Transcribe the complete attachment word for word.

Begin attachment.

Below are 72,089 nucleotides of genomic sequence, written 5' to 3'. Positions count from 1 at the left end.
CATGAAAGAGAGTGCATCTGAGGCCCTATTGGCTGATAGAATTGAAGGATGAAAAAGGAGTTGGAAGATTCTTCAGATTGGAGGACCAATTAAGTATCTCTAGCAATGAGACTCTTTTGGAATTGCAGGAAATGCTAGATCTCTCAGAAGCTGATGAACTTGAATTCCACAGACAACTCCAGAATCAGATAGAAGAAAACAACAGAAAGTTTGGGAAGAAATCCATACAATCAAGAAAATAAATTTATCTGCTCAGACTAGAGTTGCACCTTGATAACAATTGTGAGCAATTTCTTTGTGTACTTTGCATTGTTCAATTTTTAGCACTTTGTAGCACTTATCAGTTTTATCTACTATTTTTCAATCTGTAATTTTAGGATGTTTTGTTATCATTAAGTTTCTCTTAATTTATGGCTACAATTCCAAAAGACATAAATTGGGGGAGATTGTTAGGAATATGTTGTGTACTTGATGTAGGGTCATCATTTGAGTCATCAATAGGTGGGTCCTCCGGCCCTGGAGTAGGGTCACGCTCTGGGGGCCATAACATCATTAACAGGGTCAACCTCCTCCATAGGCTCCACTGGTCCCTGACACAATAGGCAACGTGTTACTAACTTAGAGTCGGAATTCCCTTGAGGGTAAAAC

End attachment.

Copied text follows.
Below are 72,089 nucleotides of genomic sequence, written 5' to 3'. Positions count from 1 at the left end.
CATGAAAGAGAGTGCATCTGAGGCCCTATTGGCTGATAGAATTGAAGGATGAAAAAGGAGTTGGAAGATTCTTCAGATTGGAGGACCAATTAAGTATCTCTAGCAATGAGACTCTTTTGGAATTGCAGGAAATGCTAGATCTCTCAGAAGCTGATGAACTTGAATTCCACAGACAACTCCAGAATCAGATAGAAGAAAACAACAGAAAGTTTGGGAAGAAATCCATACAATCAAGAAAATAAATTTATCTGCTCAGACTAGAGTTGCACCTTGATAACAATTGTGAGCAATTTCTTTGTGTACTTTGCATTGTTCAATTTTTAGCACTTTGTAGCACTTATCAGTTTTATCTACTATTTTTCAATCTGTAATTTTAGGATGTTTTGTTATCATTAAGTTTCTCTTAATTTATGGCTACAATTCCAAAAGACATAAATTGGGGGAGATTGTTAGGAATATGTTGTGTACTTGATGTAGGGTCATCATTTGAGTCATCAATAGGTGGGTCCTCCGGCCCTGGAGTAGGGTCACGCTCTGGGGGCCATAACATCATTAACAGGGTCAACCTCCTCCATAGGCTCCACTGGTCCCTGACACAATAGGCAACGTGTTACTAACTTAGAGTCGGAATTCCCTTGAGGGTAAAAC